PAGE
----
Some folks look back on the past as the halcyon days of their lives. Others hope the future will improve life. The less introspective among us tend to live in the present. They complain a great deal, and muddle along.

During the holidays, people travel great distances to visit friends and family. Although many fly, it is safe to assume even a greater number travel by motorized vehicles. Whichever mode of transportation you use, you can be almost certain to arrive at your destination within a few hours of your departure from home.

Such stated arrival times are mere guesses and exclude the various possible travel delays.  As you know or may have experienced, there are countless reasons for delays. And depending on the length of such delays, the annoyance factor increases exponentially based on the setback in your arrival timetable.

Regardless of your mode of transportation, any unexpected event can throw the proverbial monkey wrench into the best-laid plans of any traveler. Weather, road conditions, and accidents can mar a trip meant to be one of anticipation and joy. How you respond can make such moments memorable or miserable, depending on the personal behavior of those involved.

For example, a return flight from Jamaica turned into a memorable experience but not in a good way. The airline personnel went on strike, and our plane was grounded. We waited hours for another plane to arrive from Kingston to Montego Bay. At one point, this snarky writer asked airline staff “Do you just own two airplanes?” They did not appreciate the question or bother to reply.

Meanwhile, the waiting passengers consumed all the food and slurped all the alcohol at the airport. A portent of things to come. Our flight scheduled for an early morning departure finally took off around 8 p.m. Then the well-oiled passengers demanded more alcohol on the plane without using good manners, and in their loudest outdoor voices. A memorable trip to be sure.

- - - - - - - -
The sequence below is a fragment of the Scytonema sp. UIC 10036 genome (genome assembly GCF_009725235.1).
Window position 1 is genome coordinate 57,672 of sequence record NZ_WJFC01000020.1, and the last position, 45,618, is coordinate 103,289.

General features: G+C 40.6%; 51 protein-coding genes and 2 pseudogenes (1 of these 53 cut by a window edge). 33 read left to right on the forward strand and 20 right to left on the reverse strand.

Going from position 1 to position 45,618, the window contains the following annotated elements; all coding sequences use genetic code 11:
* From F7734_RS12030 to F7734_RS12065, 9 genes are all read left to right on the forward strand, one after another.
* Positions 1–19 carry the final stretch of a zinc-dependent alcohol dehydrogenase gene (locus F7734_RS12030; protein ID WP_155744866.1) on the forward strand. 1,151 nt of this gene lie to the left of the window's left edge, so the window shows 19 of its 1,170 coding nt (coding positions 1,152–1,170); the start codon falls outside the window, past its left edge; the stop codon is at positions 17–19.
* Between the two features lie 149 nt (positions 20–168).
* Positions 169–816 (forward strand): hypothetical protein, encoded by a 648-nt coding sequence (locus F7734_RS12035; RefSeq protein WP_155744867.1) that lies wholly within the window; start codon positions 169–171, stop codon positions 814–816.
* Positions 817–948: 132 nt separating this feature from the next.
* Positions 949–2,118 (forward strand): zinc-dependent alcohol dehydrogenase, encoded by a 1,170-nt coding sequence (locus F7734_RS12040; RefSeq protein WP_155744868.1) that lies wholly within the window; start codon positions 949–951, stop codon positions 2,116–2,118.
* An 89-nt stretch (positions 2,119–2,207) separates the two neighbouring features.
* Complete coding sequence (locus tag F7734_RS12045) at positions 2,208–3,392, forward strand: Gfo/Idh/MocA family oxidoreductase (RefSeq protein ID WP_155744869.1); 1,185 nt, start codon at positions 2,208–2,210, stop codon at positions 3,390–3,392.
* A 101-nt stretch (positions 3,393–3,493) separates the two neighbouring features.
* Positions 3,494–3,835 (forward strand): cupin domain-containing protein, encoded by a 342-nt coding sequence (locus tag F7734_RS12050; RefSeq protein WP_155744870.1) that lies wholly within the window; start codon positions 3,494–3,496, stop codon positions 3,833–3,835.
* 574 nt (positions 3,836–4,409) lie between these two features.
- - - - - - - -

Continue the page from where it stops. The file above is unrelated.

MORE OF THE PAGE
Years ago, Hubby and I spent New Year’s Eve on a dark stretch of highway. A thick coat of ice covered the road, but we were not alone. Cars, trucks and their occupants were in the same ice boat with us. We spent hours creeping along like dutiful and lost sheep led by the unofficial Shepherd that just happened to be the vehicle first in line. At times it was tense, but on the whole, it was a festive and weird kind of fun we shared with those around us. Of course, we arrived late at our destination, but the experience was magical.

Since our families lived in Oklahoma, about 1 hour and 58 minutes by car. We often made the trek to visit either his family or mine. Quite often on our return trips, we wondered how long such trips would take back in the days when the primary mode of transportation was a horse, a carriage, a wagon, or perhaps a stagecoach.

If a family lived in Ardmore, Oklahoma and wanted to visit relatives in Dallas, Texas (a distance of 112.7 miles), traveling by buckboard at a rate of 25 miles per day (maybe), you would arrive in Dallas in about 4½ or 5 days or longer. Weather, terrain, and frequent rest stops for the children also factored into the daily travel time. Since motels with soft beds and showers did not exist back then, the family slept on the side of the road, on the ground and in the wagon. By the end of the trip, the aroma wafting off the travelers was mighty ripe.

A four-horse stagecoach could easily cover 25 miles per day. On horseback, the trip would be faster. If you pushed the poor creature, the horse could manage 200 miles in about a 24-hour period. But the horse would more than likely die.

Since a trip to Dallas moved at a snail’s pace compared to our modern travel times, it explains the reason people back then stretched their visits into weeks or months. That is longer than today’s few hours or a day. Talk about overstaying one’s welcome!

Perhaps that is the reason Benjamin Franklin remarked: “Guests, like fish, begin to stink after three days.”


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